Combinatorial Problems I Like

Definitions for much of the terminology can be found here or here. Unattributed problems are either classical or I don't know where they came from. Problems marked with a smiley (☺) are, as far as I know, mine. Any errors/updates would be welcomed.  See my homepage for contact info.  As the selection below is scattershot and disorganized, I recommend the following for even more great problems:

Last Edit: Oct 2020.  Did I leave something out?  Has something here been resolved?  Please let me know!  Email lastname at math dot sc dot edu.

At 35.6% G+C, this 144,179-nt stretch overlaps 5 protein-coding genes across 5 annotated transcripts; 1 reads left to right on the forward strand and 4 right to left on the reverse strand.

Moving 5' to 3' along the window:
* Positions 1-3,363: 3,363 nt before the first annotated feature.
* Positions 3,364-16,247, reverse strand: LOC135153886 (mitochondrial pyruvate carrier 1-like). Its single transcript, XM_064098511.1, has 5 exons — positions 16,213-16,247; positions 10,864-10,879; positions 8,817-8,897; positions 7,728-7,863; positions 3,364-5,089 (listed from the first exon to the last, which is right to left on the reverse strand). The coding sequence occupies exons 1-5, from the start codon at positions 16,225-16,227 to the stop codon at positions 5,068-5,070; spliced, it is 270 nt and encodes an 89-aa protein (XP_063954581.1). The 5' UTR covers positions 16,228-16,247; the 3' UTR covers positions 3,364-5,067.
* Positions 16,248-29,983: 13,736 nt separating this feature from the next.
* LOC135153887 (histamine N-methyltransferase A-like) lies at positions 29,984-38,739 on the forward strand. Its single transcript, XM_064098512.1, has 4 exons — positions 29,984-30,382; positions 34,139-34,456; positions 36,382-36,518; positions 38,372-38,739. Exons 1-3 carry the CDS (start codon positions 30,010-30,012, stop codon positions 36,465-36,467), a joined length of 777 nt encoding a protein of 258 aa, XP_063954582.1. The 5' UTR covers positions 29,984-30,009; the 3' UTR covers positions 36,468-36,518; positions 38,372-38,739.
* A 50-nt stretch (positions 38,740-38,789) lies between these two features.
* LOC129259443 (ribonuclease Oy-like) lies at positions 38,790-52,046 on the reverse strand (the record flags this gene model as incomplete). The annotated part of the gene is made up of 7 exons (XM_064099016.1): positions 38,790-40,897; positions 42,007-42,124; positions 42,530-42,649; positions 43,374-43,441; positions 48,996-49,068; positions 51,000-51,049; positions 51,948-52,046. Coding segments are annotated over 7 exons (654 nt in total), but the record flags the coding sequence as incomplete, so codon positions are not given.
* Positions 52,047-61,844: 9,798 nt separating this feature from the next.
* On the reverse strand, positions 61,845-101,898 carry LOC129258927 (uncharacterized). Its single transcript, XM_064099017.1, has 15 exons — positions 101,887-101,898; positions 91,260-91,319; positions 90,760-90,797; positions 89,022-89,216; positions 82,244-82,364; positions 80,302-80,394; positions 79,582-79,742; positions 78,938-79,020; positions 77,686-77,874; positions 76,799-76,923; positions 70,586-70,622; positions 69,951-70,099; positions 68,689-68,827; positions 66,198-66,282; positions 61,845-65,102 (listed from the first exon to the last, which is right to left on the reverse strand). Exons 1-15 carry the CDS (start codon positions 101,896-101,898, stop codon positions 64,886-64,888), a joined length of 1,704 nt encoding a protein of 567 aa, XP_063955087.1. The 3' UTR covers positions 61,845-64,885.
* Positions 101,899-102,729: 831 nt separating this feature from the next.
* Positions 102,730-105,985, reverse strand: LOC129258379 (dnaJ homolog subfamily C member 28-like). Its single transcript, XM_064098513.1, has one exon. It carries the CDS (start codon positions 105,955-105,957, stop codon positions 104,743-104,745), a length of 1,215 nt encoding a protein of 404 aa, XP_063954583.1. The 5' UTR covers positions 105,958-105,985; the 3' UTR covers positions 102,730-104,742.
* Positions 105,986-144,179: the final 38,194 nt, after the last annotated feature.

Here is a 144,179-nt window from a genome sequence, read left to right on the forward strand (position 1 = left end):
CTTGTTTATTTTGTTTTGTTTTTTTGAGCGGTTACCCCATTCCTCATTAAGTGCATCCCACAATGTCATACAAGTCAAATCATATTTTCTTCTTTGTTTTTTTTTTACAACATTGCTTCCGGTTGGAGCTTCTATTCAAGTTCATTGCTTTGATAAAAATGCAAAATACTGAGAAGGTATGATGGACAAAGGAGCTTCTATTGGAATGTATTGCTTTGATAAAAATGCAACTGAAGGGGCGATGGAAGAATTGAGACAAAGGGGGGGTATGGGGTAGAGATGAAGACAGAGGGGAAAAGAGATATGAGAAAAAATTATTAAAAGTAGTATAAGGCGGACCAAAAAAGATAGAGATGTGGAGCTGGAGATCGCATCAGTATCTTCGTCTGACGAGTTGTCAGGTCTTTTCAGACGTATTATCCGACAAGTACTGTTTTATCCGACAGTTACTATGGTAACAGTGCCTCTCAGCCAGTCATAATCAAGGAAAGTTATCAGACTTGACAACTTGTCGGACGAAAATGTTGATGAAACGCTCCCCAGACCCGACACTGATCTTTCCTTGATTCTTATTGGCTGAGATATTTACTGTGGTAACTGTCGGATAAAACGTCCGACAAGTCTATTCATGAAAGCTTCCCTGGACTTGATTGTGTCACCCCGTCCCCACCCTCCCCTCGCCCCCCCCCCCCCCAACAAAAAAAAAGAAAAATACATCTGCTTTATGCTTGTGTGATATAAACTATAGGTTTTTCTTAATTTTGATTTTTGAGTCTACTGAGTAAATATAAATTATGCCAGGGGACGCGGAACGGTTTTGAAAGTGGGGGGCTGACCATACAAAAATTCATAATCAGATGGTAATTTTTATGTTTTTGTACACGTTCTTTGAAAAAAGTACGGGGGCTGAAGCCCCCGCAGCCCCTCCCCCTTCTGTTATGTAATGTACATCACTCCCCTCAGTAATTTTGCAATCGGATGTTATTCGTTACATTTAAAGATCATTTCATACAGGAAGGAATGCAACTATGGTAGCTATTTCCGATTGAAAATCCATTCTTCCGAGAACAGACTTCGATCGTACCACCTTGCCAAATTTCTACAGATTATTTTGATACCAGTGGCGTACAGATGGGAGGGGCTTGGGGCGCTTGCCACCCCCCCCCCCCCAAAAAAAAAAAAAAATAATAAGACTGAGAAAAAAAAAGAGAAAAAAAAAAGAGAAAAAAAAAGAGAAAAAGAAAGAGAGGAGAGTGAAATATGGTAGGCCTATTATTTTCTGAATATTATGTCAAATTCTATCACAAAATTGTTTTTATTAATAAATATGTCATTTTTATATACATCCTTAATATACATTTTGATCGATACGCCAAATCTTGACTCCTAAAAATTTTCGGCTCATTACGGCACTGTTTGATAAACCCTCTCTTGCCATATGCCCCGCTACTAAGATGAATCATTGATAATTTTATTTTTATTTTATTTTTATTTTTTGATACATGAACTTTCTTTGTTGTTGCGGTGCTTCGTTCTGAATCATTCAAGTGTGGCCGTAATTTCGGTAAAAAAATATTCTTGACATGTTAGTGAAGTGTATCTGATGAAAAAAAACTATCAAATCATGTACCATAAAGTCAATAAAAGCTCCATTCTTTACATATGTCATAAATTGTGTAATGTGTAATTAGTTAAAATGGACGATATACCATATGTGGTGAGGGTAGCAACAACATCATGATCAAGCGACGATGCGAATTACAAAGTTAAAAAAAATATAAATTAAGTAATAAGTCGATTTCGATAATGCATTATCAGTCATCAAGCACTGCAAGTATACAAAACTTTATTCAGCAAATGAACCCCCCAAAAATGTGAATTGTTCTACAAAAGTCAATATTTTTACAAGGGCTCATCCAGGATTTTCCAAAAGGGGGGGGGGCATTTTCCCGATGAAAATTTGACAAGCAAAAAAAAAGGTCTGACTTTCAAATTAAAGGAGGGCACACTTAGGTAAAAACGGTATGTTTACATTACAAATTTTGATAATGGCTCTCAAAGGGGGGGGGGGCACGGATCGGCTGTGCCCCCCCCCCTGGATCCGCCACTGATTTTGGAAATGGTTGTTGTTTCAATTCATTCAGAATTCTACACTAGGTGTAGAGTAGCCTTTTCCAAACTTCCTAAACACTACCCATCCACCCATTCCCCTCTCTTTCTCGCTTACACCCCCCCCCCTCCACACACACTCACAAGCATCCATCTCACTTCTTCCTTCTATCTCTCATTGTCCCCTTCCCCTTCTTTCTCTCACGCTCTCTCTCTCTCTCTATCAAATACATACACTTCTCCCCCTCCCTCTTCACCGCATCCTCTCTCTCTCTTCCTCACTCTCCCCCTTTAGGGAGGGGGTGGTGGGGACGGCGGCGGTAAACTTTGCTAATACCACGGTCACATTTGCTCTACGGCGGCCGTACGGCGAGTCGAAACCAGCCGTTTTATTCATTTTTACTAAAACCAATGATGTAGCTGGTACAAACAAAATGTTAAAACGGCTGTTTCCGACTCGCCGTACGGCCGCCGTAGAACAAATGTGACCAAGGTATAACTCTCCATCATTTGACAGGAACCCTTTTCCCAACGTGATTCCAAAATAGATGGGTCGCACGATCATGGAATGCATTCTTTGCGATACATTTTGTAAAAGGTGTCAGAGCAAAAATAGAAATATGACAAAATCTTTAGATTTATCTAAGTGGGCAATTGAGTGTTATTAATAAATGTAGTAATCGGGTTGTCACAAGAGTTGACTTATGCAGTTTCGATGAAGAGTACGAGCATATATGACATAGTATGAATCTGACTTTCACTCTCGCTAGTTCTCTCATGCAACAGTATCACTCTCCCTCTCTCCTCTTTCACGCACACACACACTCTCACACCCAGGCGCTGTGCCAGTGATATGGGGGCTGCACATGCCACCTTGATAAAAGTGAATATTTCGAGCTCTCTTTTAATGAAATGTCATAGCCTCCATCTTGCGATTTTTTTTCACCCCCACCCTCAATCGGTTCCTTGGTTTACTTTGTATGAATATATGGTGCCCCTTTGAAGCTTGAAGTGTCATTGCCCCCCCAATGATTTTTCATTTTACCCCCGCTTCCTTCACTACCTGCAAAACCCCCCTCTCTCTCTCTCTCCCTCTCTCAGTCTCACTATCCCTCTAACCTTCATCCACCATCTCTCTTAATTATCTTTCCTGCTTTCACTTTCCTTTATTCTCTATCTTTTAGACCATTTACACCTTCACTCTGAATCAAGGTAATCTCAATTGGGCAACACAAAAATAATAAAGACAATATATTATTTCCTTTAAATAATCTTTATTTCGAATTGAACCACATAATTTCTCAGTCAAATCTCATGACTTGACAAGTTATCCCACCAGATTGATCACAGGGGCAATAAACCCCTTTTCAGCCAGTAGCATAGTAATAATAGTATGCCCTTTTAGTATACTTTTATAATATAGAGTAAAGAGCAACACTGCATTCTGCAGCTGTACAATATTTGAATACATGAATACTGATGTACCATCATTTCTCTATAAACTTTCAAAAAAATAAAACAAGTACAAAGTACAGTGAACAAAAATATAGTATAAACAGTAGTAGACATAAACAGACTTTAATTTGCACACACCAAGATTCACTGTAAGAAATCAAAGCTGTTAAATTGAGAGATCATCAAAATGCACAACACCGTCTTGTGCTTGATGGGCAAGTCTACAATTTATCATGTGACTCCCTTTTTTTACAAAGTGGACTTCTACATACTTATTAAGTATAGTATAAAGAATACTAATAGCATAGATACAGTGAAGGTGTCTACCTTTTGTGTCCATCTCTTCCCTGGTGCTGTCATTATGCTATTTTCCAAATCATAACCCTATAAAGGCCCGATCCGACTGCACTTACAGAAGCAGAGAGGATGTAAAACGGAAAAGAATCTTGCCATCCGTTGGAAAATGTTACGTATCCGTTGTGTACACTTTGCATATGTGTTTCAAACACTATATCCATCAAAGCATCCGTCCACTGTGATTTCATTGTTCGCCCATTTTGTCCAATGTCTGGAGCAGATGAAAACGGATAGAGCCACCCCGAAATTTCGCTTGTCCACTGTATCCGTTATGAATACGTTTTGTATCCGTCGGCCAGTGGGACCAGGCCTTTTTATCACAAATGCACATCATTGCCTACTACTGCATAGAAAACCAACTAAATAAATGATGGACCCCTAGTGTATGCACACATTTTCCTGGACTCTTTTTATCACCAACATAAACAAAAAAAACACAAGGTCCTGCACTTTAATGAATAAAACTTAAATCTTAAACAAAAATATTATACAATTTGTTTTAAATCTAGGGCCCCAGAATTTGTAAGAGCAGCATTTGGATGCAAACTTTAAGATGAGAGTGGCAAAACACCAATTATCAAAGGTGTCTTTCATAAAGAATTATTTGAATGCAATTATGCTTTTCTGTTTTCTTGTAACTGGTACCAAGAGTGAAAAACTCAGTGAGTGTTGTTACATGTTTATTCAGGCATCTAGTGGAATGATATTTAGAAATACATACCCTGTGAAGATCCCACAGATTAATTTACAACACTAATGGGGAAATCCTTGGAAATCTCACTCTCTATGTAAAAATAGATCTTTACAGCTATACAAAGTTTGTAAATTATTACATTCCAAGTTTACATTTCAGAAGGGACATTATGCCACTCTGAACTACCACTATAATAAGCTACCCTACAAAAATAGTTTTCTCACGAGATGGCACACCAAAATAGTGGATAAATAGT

Euclidean Ramsey Theory Erdős:  How many colors is it necessary to use so that, if you paint every single point of the two-dimensional plane some color, no two points which are a distance one from each other are the same color?  (That is, what is the chromatic number of the unit distance graph in the plane?)  It's not hard to show that the number is between 4 and 7 -- but nobody has a clue where it falls in between.  Recently, De Grey showed it's at least 5.  See this.  A related problem, due to Chris Dillard: Consider Br, the Ball of radius r about 0 in R2.  What is the chromatic number of the unit distance graph on Br?  We know that, for r < 1/2, it is 1; for r = 1/2, it is 2; for 1/2 < r <= sqrt(3)/3, it's 3.  How about for r > sqrt(3)/3?  At some r0, the chromatic number must become 4. It is easy to see that r0 is no more than 3/sqrt(11) : see the figure below.  In fact, it is possible to improve this to sqrt(3)/2, but that still leaves a sizable gap. Graham: A set of points S is Euclidean Ramsey if, for every k, there exists an N so that every k-coloring of Euclidean N-space contains a monochromatic copy of S.  Show that, if S can be embedded in some d-dimensional sphere, then it is Euclidean Ramsey.  This problem is open even for four points on a circle, although it is known to be true for triangles.  (Boris Bukh points out that there is good evidence against this now: here and here, for example.) Graham: For every non-equilateral triangle T, show that it is possible to color the plane with three colors so that there is no monochromatic (congruent) copy of T. Geometry Pach : Suppose a geometric graph has no pairwise k-crossing lines.  That is, no k edges all cross each other.  Must the graph have Ok(n) edges? ☺: Suppose we begin with a set of points S in the plane. Let T(S) be the set of points one gets by taking all lines through pairs of points in S, and taking all intersections of those lines. If one iterates T(.), how quickly does the cardinality of the set grow?  See this. Kalai : Suppose H is a linear 3-uniform hypergraph, i.e., a subset of the set of all triples of n points with the property that no two edges intersect in more than one point. Further suppose that H is embedded in R3 faithfully, i.e., the vertices are placed in such a way that, for any two edges e1 and e2 of H, the planar triangles spanned by their respective vertices intersect if and only if e1 and e2 intersect in H, and, if they do intersect, they do so in precisely their common vertex. Show that the number of edges in H is o(n2). Solymosi : Suppose a family V of n points are chosen in R3 and L is a collection of lines so that every triangle spanned by three points of V is pierced by some element of L. Show that |L| must grow at least linearly in n. (Best known: n1/2!) Conway : Does every thrackle have average degree at most 2?  A thrackle is a drawing of a graph in the plane so that every two edges share exactly one point (whether it is an endpoint of two incident edges or a transverse crossing -- no tangencies allowed). What is the minimum number of n-simplexes needed to triangulate the n-cube?  See this. How many congruent regular tetrahedra can touch at a point?  Easy to show it's at least 20, and at most 22.  Apparently, this has been open a long time. Straus: Is every polygonal room in the plane illuminable from some point?  See this. Graphs, Hypergraphs, Set Systems, Designs Erdős-Gyárfás:  Is it true that every graph whose vertices have odd degree greater than one contains a cycle of length 2n for some n?  This one has kept me (and apparently, lots of others) up many a night trying fruitlessly to construct a counterexample.  See this. Beck: Show that the discrepancy of any hypergraph H is at most c|E(H)|1/2 Erdős: Does lim R(k,k)1/k exist?  What is it?  (If it exists, it's between sqrt(2) and 4.)  See "Small Ramsey Numbers" by Stanislaw Radziszowski. Erdős, Hajnal:  Suppose G has n vertices and no induced copy of H.  Is there an ľ > 0, depending only on H, so that the homogeneous number of G (i.e., the size of the largest clique or independent set) is at least nľ ?  This is open even for a 5-cycle. Pach, Tóth:  Define the "crossing number" of a graph to be the minimum number of (topological) crossings of edges in any straight-line embedding in the plane.  Define the "pairwaise crossing number" of a graph the be the minimum number of crossing pairs of edges in any straight-line embedding in the plane.  These two quantities may differ, since two edges may cross multiple times.  But do they really differ?  Or, on the other hand, is it true that for every graph G, its crossing number and pairwise crossing number are the same? Chung, Graham: Define the discrepancy of a graph to be the largest value of D(S,T) = | |S||T|/2 - e(S,T) |, over all disjoint vertex sets S and T. Suppose that G has no induced copy of some graph H. How large must the discrepancy be? Erdős: Show that every (1/2+ľ)|E(őn)| edges of the n-cube őn contains a C4 when n is sufficiently large.  (The best known value of ľ is around .19 due to Chung.) Seymour/Szekeres: The "cycle double cover conjecture" states that every bridgeless graph contains a set of cycles which cover each edge of the graph exactly twice.  See this and this. Lovász : Does every finite connected vertex-transitive graph have a Hamilton path?  See this. Seymour: "Seymour's Second Neighborhood Conjecture" Any oriented graph has a vertex whose outdegree is at most its second outdegree (vertices at directed distance 2).  See this. Graham: Suppose that G is a tree.  Denote by L(G) the line graph of G.  Is the sequence |G|, |L(G)|, |L(L(G))|, |L(L(L(G)))| ... unique to G?  That is, can a tree be reconstructed from the sequence of sizes of its iterated line graphs?  See this. Frankl: If F is a finite non-trivial union-closed family of finite sets, then some element appears in at least half the members of F.  See this. ☺: What is the list-chromatic number of Sudoku?  That is, suppose one places k symbols (aka colors) in each cell of a Sudoku board -- not necessarily all the same lists of symbols.  What is the least k so that it is always possible to choose a symbol/color from each list for its cell that the resulting choices have no conflicts in rows, columns, or blocks (the 3X3 submatrices that cannot have conflicts in ordinary Sudoku)?  This is the Sudoku analogue of the famous Dinitz Conjecture / Galvin Theorem.  Even for k=4, the question is open. ☺: A graph G is said to be uniquely H-saturated if it contains no H, but adding any edge to G creates exactly one copy of H (up to isomorphism).  Clearly, if G is uniquely Kr-saturated, then joining a single vertex to G creates a uniquely Kr+1-saturated graph.  Call a uniquely Kr-saturated graph sporadic if it has no dominating vertex.  Is it true that, for each r, there are finitely many sporadic uniquely Kr-saturated graphs? ☺:  A graph G is said to be uniquely colorable it has only one optimal coloring up to permutation of the colors.  (That is, there is only one partition into a minimum number of independent sets.)  Is it false that G(n,1/2) is uniquely colorable (aas)? Spectral Theory Nikiforov: What is the meaning of the multiplicity of zero as a root of a hypergraph's (or graph's) characteristic polynomial? van Dam, Haemers : Is it true that almost all graphs are determined by their (adjacency) spectrum? ☺/Dutle : What are the (homogeneous adjacency) spectra of the ultracube and the complete hypergraph?  (Ultracube = cartesian power of a hyperedge.) ☺/Clark : What is the (homogeneous adjacency) spectrum of the Fano plane? Brouwer : Is it true that the sum of the k largest Laplacian eigenvalues of a graph with m edges is at most k(k+1)/2+m? Permutations Given a permutation σ, what is the maximum number of copies of σ that a permutation on n symbols may contain? ☺: Given two permutations σ and τ, what is the expected number of copies of σ in a permutation chosen uniformly at random from those permutations on n symbols which avoid τ? Newsflash!  Miklós Bóna has a nice paper addressing this. ☺: Is it possible for a permutation on n symbols to contain exactly n!/(m!2(n - m)!) copies of each permutation on m symbols?  (Yes for m=1,2,3.  Unknown for m>3.)  Do infinitely many such perfectly m-symmetric permutations exist? Propp: Show that the inversion permutation, i.e., the one which takes s to 1/s mod p, has longest increasing subsequence of length 2√ p(1+o(1)), i.e., the length it would have if the permutation were truly random. What is the length of the shortest sequence in [n]* containing, as a (consecutive) subword, each permutation of [n]?  See this, this, this, this, and this. Linal/Luria: A d-dimensional permutation of order n is an n-by-n-by-...-by-n (d+1)-dimensional array of zeroes and ones, with the property that every row, column, etc., has exactly one 1 in it.  (More precisely, if the array entries are A(j1j2j3...jd+1), for each k in [d+1] and t in [n], there is exactly one choice of all coordinates ji except i=k so that setting ji=k makes A(j1j2j3...jd+1)=1.)  Let P(n,d) be the number of d-dimensional permutations of order n.  Linial and Luria showed that P(n,d) < ((1+o(1))n/ed)^nd.  Is this tight, i.e., is P(n,d) > ((1+o(1))n/ed)^nd also true?  If so, this would be a very satisfying generalization of Stirling's formula and well-known bounds on the number of Latin squares (which are 2-dimensional permutations in disguise).  See this. Matroids, Lattices, and Posets ☺: What are the Whitney numbers of the (lattice of contractions of the) n-cube?  What if contractions equivalent under symmetries of the cube are identified?  How many contractions are there up to isomorphism?  See this. Is the weak order on Sn (the "inversion" poset) Sperner? Is the poset of integer partitions ordered by refinement Sperner? Fishburn, Pekec, Reeds: How many comparisons are needed to determine a linear order of the Boolean poset?  That is, what is the fewest number of questions of the form "Is S < T?" must one ask in order to find out a linear ordering of all subsets of an n-set?   Conjecture: n-1. ☺: Show that the jump number of a random linear extension of a grid poset (i.e., a product of chains) is close to the maximum w.h.p.  (For the "symmetric grid" poset [m]^n, this is known for n = exp(o(log m)).) Griggs, Lu: ("Diamond-Free Posets Problem") What is the size of the largest subset of the Boolean lattice Bn which includes no B2 as a subposet?  (What is the maximum number of subsets of [n] so that there are no A, B, C, D with A < B, A < C, B < D, and C < D?) Griggs, Lu: For any poset P, define ex(n,P) to be the size of the largest subset of the Boolean lattice Bn which includes no (injective) copy of P as a (not-necessarily induced) subposet.  Show that limn→∞ ex(n,P) n1/2 2 -n exists. Kislitsyn: "1/3 - 2/3 Conjecture"  For every poset that is not a chain, there is some pair of elements x and y so that x appears above y in a random linear extension of the poset at least 1/3 of the time and at most 2/3 of the time.  See this. ☺: Is enumeration of pressing sequences of bicolored graphs (aka simple pseudographs) #P-hard? Is there an FPRAS for sampling them? ☺: Is the 1/3-2/3 Conjecture for Pressing Sequences true?  That is, if a graph G is not uniquely pressable, is it true that there much be two vertices x and y so that the probability that x comes before y in a uniform random pressing sequence of G is between 1/3 and 2/3?  See this. Combinatorial Number Theory Erdős: Suppose I have a sequence of positive integers whose reciprocals sum to infinity.  Must that sequence contain arbitrarily long arithmetic progressions?  Apparently very hard, though obnoxiously simple. 3n+1 ("Collatz" or "Ulam") problem:  Take any positive integer, and apply the following process: (1) divide it by two if it's even, multiply by three and add one if it's odd, (2) repeat until you reach one.  Must this process terminate?  This one is famously difficult, and is a spectacular way to waste days, weeks, or years of your life.  See this. Erdős: In the binary expansion of sqrt(2), are there arbitrarily long sequences of 0's?  Can you find a single algebraic number with this property? Are the positive integer powers of 3/2 mod 1 uniformly distributed in the unit interval?  One would think so, but apparently this is a hard question.  See this. Alon, Peres: Given any subset S of the integers modulo a prime p, what is the least K=K(p) for which there always exists an m so that mS has no gap of length greater than K?   This question is particularly interesting if S contains about half of the elements of Zp, since then it bears on questions concerning quadratic residues. Niederreiter: Show that there exists a B so that, for every n > 0, there exists a k relatively prime to n whose continued fraction has partial quotients all bounded in average by B.  (The sequence a, b, c, d is bounded in average by B if a <= B, a+b <= 2B, a+b+c <= 3B, etc.)  Is B=3 already sufficient?  If such a B exists, it means that there are "good multipliers" for quasirandom permutations. ☺/Solymosi: Finite field Sylvester-Gallai: Suppose S is a tranversal of Zp2, i.e., a set of points in the affine plane so that every row and column (any two distinguished maximal families of parallel lines, really) contains exactly one point of S.  Must there be some line which contains exactly two points of S? Erdős-Turán: Suppose that S is a set of positive integers with the property that S+S -- that is, all sums of the form s1+s2 for s1, s2 in S -- contains all sufficiently large integers.  (Then S is called an "additive basis".)  Is it possible for the number of representations of n as one of these sums to be bounded, for all n?  (Conjectural answer: of course not!) Olson: Every sequence of 2n-1 elements from a group of order n (written multiplicatively) has an n element subsequence with product 1 (in the given order). This is the Erdős-Ginzburg-Ziv Theorem for nonabelian groups.  See this. Wills, Cusick: Suppose k runners having distinct constant speeds start at a common point and run laps on a unit length circular track. Then for any given runner x, there is a time at which runner x is distance at least 1/k away from every other runner.  See this. Erdős: Suppose that S is a set of positive integers with the property that no element is the sum of a nonempty set of other elements.  Such a set is called "sum-free."  Let R(S) be the sum of the reciprocals of S.  How large can R(S) be?  Denote by R the supremum of R(S) over all sum-free S.  It is known that R is less than 4, and R > 2.064 (Abbott and Levine-O'Sullivan, respectively). Dudeney:  Is it possible to choose 2n points in an n by n grid in the plane so that no three are collinear?  Conjecture: no.  In fact, it is conjectured that the answer is still "no" unless 2 is changed to something less than Ŕ/3 = 1.813799....  However, this problem dates back to 1917 and little is known about it. See this. Jaeger: If F is a finite field with at least 4 elements and A is an invertible n by n matrix over F, then there are vectors x, y in Fn which haveall nonzero coordinates so that Ax = y.  See this. Graham: Is x2+y2=z2 partition regular?  That is, is it true that every coloring of the positive integers by a finite number of colors contains a monochromatic Pythagorean triple?  (Update 2017: Heule+Kullman+Marek showed that this cannot be done with two colors, and that the smallest n for which it becomes impossible to 2-color [n] is exactly 7825!) Rado: Is it true that, for every n, there is an integer M(n), so that whenever a linear homogeneous equation in n variables is Ramsey (in the positive integers) for M(n)-colors, it is Ramsey for any number of colors? Erdős-Strauss : Is it possible, for each positive integer n, to find positive integers a, b, and c so that 4/n = 1/a + 1/b + 1/c ?  See this. Singmaster : Show that there is some B so that no integer appears more than B times among the binomial coefficients.  See this. Carmichael : There is no n so that the only integer m with phi(n) = phi(m) is m=n.  ("phi" is the Euler phi/totient function).  See this. Ulam : Is there a dense of points in the real plane so that every two points are at a rational distance?   See this. Classical Number Theory How quickly do the gaps between successive primes grow?  Is it slower than nľ for every ľ > 0?  See this. Erdős: Is there a prime between n2and (n+1)2 for every n > 0? Is the least quadratic residue modulo p at most pľ for any ľ > 0? Erdős: What is Σn≥1  φ(n)/2n, where φ(n) is the Euler phi (totient) function, counting the number of integers less than n which are relatively prime to n? (Note: a closed form answer is desired.)  Is it irrational? ☺/Riasanovsky: Let f be the formal power series over Z/2Z whose nth coefficient is the parity of the divisor function Ă0(n). Is it true that the density of 1's in the power series 1/f is 1/32? ☺: Let f be the formal power series over Z/2Z whose nth coefficient is independently chosen to be 1 with probability Ü(n-2) (and probability 1 for n=0). Is it true that the density of 1's in the power series 1/f is 1/2? Words and Codes A covering code of radius R is a set of binary n-words so that every binary n-word can be reached from one of the codewords by changing at most R bits.  How big is the smallest covering code of radius R with n bits?  It is known to be a constant c(R) times 2R / nR, but it's not known what c(R) is.  Some believe that c(R) = R!. ☺/Ellis/Kahng: An asymmetric covering code of radius R is a set of binary n-words so that every binary n-word can be reached from one of the codewords by changing at most R zeroes to ones.  How big is the smallest asymmetric covering code of radius R with n bits?  It is known to be a constant c(R) times 2R / nR, but it's not known what c(R) is.  Some believe that c(R) = 2R R!. ☺/Ellis/Kahng: An asymmetric packing code of radius R is a set of binary n-words so that no binary n-word can be reached from more than one of the codewords by changing at most R zeroes to ones.  How big is the largest asymmetric covering code of radius R with n bits? Chung/☺: A de Bruijn covering code of radius R is a binary string so that the set of words appearing as n consecutive symbols (with wrap-around) is a covering code of radius R.  What is the smallest de Bruijn covering code with parameters R and n?  It is known to be between c2n/nR and c2n log n/nR. Is there a word which is unavoidable over a k letter alphabet, but not a (k-1) letter alphabet, for each integer k > 1?  See this. Chung/Diaconis/Graham: For each k and every sufficiently large n with k dividing ((n-1) choose (k-1)), there is a universal cycle for the k-subsets of an n set. Kolakoski: There is (essentially) a unique sequence over {1,2} which is its own run-length encoding.  Is the density of 1's in this sequence 1/2?  See this. ☺/Rorabaugh: Is it true that, for some k, if all (K-1)-words are encountered by a t-ary word at the same rate as a uniform random t-ary word, then this is also true for K-words, when K>k?  That is, do substitution instance counts exhibit quasirandom threshold-like behavior? Probability Consider the following walk: start at (0,0), at each point in time, we take a step from (x, y) to (x+1, y), (x-1, y), (x, y+1), or (x, y-1) with probability proportional to one plus the number of steps we have already taken from (x, y) to the destination point in the past.  What is the probability of returning to the origin at some point?  Even if the öweightö of an edge (i.e., one plus the number of steps taken between two points) is never incremented beyond 2, this problem is open. ☺/Spencer: Consider p(v, t), the probability that a walk beginning from the origin ends at the point v on the d-dimensional integer lattice in time t.  Conjecture : Ignoring the obvious "parity issue", this function is unimodal in t >= 0. Alon: What is the threshold function n = f(k) for the event that a random permutation on n symbols contains all patterns on k symbols?  Conjecture: f(k) = k2/2 (1+o(1)). Tao:  What is the probability that a random nXn matrix over Zp has zero permanent as n goes to infinity?  (Surely 1/p... as long as p is not 2.) Galvin: Let f(p;n,k) = C(n,k) pk (1-p)n-k.  If p is not 0, 1/2, or 1, is it possible for f(p;n,k) = f(p;n,l) and f(p;n,k') = f(p;n,l') for distinct k, k', l, l'?  This is connected with the question of which permutations can arise as the pattern of independence polynomials of trees. Miscellaneous Is the exponent of matrix multiplication 2?  In other words, can two n b n matrices be multiplied in O(n2+ľ) steps?  See this. Kahn: If A is an invertible n x n matrix, is there always an n x n submatrix B of [A A] so that perm(B) is nonzero.  The notation perm(B) means the permanent of B, which is the "determinant without the signs".   This implies Jaeger's conjecture above.  See this. ☺: Let Sn be a subset of 2n, interpreted as a family of truth assignments to x1,...,xn. Let Sn-SAT be the problem of determining satisfiability over the possible assignments in Sn. Call Sn "exponential" if Sn > ąn for some ą > 1 and all sufficiently large n. Is Sn-SAT NP-Hard?   See this. Bixby-Flint-Miklos : Let G be a bicolored graph, and let H be the graph whose vertices are the valid pressing sequences of G and whose edges connect two pressing sequences if they differ by at most 4 one-letter edits.  Is it true that H is always connected?  See this and this.